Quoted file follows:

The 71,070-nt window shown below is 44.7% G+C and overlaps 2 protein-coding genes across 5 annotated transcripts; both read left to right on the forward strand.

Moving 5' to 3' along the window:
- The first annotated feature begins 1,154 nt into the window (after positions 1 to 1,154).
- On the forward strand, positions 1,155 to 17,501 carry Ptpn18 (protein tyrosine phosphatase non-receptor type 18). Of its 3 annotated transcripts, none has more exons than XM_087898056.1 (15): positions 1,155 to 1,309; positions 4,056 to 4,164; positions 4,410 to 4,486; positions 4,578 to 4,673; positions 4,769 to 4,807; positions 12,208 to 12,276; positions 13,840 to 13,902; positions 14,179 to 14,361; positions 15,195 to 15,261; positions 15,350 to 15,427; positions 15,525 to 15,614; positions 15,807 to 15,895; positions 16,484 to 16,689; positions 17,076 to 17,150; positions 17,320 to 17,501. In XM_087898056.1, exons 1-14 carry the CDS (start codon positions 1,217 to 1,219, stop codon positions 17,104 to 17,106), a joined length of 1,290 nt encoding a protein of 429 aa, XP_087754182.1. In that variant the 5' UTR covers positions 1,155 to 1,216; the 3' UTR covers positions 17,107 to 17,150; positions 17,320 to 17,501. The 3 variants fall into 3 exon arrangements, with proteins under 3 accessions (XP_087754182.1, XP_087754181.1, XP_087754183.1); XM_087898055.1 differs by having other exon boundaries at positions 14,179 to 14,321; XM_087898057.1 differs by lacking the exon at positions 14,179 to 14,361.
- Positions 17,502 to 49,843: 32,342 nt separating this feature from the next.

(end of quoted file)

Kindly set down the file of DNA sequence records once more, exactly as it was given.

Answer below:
The 71,070-nt window shown below is 44.7% G+C and overlaps 2 protein-coding genes across 5 annotated transcripts; both read left to right on the forward strand.

Moving 5' to 3' along the window:
- The first annotated feature begins 1,154 nt into the window (after positions 1 to 1,154).
- On the forward strand, positions 1,155 to 17,501 carry Ptpn18 (protein tyrosine phosphatase non-receptor type 18). Of its 3 annotated transcripts, none has more exons than XM_087898056.1 (15): positions 1,155 to 1,309; positions 4,056 to 4,164; positions 4,410 to 4,486; positions 4,578 to 4,673; positions 4,769 to 4,807; positions 12,208 to 12,276; positions 13,840 to 13,902; positions 14,179 to 14,361; positions 15,195 to 15,261; positions 15,350 to 15,427; positions 15,525 to 15,614; positions 15,807 to 15,895; positions 16,484 to 16,689; positions 17,076 to 17,150; positions 17,320 to 17,501. In XM_087898056.1, exons 1-14 carry the CDS (start codon positions 1,217 to 1,219, stop codon positions 17,104 to 17,106), a joined length of 1,290 nt encoding a protein of 429 aa, XP_087754182.1. In that variant the 5' UTR covers positions 1,155 to 1,216; the 3' UTR covers positions 17,107 to 17,150; positions 17,320 to 17,501. The 3 variants fall into 3 exon arrangements, with proteins under 3 accessions (XP_087754182.1, XP_087754181.1, XP_087754183.1); XM_087898055.1 differs by having other exon boundaries at positions 14,179 to 14,321; XM_087898057.1 differs by lacking the exon at positions 14,179 to 14,361.
- Positions 17,502 to 49,843: 32,342 nt separating this feature from the next.